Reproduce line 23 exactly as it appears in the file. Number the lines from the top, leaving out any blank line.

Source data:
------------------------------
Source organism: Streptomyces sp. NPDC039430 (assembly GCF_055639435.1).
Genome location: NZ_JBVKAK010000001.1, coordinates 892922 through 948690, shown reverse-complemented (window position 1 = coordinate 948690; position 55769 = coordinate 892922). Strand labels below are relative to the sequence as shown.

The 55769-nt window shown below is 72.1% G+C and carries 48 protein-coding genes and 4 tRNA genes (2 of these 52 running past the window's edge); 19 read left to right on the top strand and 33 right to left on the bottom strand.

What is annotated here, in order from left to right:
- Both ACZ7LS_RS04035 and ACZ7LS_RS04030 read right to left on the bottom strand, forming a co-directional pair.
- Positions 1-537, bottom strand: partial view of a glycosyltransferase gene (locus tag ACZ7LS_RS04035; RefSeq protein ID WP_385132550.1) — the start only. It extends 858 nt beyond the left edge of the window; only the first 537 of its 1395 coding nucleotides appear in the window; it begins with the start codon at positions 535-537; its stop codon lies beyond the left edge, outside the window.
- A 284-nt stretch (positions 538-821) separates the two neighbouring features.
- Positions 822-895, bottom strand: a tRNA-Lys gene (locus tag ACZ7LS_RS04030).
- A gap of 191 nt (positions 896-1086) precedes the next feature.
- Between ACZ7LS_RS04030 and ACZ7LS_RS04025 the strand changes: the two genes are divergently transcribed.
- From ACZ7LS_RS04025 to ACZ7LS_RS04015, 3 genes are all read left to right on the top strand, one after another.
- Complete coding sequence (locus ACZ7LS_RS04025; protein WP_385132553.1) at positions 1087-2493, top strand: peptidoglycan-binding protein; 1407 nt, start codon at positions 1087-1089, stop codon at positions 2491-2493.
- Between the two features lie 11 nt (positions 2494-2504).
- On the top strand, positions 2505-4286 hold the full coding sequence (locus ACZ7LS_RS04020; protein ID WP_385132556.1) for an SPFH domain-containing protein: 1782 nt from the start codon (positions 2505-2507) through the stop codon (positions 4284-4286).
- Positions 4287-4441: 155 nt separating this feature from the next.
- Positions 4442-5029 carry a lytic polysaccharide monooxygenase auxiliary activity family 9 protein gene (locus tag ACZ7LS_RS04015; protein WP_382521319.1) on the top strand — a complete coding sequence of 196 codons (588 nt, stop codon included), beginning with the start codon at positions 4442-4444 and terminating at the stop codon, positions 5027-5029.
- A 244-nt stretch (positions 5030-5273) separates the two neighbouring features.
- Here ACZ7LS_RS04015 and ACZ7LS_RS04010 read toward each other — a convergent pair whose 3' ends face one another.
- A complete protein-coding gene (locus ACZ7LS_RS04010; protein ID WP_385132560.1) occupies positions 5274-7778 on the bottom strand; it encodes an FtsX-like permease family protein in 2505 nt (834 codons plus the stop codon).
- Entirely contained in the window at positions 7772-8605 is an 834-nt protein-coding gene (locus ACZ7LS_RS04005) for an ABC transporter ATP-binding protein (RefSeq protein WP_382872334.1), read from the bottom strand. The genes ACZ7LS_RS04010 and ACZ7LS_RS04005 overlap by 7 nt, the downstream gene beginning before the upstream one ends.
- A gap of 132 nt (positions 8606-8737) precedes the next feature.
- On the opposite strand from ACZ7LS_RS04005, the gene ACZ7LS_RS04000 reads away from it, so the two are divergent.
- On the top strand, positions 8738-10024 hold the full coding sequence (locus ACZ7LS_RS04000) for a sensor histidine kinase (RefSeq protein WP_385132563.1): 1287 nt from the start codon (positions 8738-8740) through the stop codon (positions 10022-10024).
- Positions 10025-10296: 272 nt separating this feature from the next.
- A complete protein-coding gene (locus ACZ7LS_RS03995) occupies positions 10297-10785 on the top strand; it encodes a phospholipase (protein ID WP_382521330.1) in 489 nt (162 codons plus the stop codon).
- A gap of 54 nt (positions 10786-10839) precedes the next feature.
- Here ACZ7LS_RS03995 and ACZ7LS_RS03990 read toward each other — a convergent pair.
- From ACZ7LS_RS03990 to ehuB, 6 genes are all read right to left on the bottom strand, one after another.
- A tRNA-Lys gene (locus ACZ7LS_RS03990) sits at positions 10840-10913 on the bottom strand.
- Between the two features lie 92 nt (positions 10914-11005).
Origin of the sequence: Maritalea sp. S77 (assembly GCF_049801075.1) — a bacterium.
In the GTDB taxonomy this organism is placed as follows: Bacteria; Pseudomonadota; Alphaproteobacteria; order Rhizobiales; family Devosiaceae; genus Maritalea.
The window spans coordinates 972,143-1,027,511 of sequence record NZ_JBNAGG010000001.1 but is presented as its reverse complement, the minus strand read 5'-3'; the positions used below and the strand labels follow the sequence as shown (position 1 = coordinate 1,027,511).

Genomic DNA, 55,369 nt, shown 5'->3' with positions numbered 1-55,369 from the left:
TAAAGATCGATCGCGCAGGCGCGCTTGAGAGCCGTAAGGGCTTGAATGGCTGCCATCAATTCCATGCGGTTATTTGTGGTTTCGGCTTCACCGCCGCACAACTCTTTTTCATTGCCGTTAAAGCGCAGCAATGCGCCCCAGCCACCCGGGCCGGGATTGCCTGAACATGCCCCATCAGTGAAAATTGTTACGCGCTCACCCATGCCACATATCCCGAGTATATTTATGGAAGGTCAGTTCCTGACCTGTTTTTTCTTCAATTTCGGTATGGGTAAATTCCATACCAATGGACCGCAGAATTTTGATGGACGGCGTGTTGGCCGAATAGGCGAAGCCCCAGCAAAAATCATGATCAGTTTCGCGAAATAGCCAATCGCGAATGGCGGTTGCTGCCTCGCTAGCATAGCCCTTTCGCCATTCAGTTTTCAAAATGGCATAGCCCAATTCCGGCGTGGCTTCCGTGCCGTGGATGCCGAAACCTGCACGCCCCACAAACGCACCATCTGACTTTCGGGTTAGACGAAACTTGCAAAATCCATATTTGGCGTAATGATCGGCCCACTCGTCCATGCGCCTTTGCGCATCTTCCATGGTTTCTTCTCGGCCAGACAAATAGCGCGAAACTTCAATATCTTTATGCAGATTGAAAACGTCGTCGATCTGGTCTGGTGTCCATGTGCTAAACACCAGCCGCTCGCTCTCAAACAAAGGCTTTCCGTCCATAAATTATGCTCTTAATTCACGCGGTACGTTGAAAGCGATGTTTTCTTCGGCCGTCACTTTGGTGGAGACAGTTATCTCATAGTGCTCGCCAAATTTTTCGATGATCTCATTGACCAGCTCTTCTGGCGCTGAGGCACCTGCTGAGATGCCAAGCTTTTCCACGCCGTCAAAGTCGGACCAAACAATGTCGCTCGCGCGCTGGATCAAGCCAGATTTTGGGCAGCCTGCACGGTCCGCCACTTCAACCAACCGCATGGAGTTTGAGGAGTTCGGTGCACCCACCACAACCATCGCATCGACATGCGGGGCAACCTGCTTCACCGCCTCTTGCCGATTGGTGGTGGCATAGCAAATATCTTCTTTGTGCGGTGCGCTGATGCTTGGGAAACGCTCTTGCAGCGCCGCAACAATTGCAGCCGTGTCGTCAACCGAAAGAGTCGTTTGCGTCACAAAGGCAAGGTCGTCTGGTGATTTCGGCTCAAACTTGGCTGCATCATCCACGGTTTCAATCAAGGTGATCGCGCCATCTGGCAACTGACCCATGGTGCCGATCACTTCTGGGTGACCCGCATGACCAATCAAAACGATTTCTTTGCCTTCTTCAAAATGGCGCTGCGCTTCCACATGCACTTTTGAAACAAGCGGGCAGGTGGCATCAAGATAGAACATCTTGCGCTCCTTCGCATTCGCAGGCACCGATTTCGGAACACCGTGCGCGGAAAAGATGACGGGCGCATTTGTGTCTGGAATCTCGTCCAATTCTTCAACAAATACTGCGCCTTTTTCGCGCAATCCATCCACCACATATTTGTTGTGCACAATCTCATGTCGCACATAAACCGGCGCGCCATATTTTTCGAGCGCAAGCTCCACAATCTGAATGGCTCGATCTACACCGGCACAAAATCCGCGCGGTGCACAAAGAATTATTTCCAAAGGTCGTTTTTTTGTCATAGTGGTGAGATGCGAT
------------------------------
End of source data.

- On the top strand, positions 8738-10024 hold the full coding sequence (locus ACZ7LS_RS04000) for a sensor histidine kinase (RefSeq protein WP_385132563.1): 1287 nt from the start codon (positions 8738-8740) through the stop codon (positions 10022-10024).